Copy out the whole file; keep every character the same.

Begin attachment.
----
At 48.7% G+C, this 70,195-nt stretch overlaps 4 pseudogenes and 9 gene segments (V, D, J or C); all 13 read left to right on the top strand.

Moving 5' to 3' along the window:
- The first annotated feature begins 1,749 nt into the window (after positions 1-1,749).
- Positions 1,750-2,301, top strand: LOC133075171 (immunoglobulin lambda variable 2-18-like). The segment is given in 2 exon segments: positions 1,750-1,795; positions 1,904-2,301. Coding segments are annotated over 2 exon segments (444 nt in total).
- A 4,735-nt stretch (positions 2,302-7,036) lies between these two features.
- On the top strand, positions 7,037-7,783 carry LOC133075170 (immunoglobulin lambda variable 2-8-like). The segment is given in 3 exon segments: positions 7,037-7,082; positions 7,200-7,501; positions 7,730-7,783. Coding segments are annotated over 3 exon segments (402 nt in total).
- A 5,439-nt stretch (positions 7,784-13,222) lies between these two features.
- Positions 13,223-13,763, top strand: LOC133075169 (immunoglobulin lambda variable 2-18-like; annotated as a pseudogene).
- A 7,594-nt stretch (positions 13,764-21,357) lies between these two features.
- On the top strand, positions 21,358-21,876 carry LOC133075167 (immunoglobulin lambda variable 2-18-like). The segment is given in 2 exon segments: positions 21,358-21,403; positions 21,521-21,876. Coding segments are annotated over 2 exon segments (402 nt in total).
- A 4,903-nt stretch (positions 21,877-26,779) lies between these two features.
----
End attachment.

At 48.7% G+C, this 70,195-nt stretch overlaps 4 pseudogenes and 9 gene segments (V, D, J or C); all 13 read left to right on the top strand.

Moving 5' to 3' along the window:
- The first annotated feature begins 1,749 nt into the window (after positions 1-1,749).
- Positions 1,750-2,301, top strand: LOC133075171 (immunoglobulin lambda variable 2-18-like). The segment is given in 2 exon segments: positions 1,750-1,795; positions 1,904-2,301. Coding segments are annotated over 2 exon segments (444 nt in total).
- A 4,735-nt stretch (positions 2,302-7,036) lies between these two features.
- On the top strand, positions 7,037-7,783 carry LOC133075170 (immunoglobulin lambda variable 2-8-like). The segment is given in 3 exon segments: positions 7,037-7,082; positions 7,200-7,501; positions 7,730-7,783. Coding segments are annotated over 3 exon segments (402 nt in total).
- A 5,439-nt stretch (positions 7,784-13,222) lies between these two features.
- Positions 13,223-13,763, top strand: LOC133075169 (immunoglobulin lambda variable 2-18-like; annotated as a pseudogene).
- A 7,594-nt stretch (positions 13,764-21,357) lies between these two features.
- On the top strand, positions 21,358-21,876 carry LOC133075167 (immunoglobulin lambda variable 2-18-like). The segment is given in 2 exon segments: positions 21,358-21,403; positions 21,521-21,876. Coding segments are annotated over 2 exon segments (402 nt in total).
- A 4,903-nt stretch (positions 21,877-26,779) lies between these two features.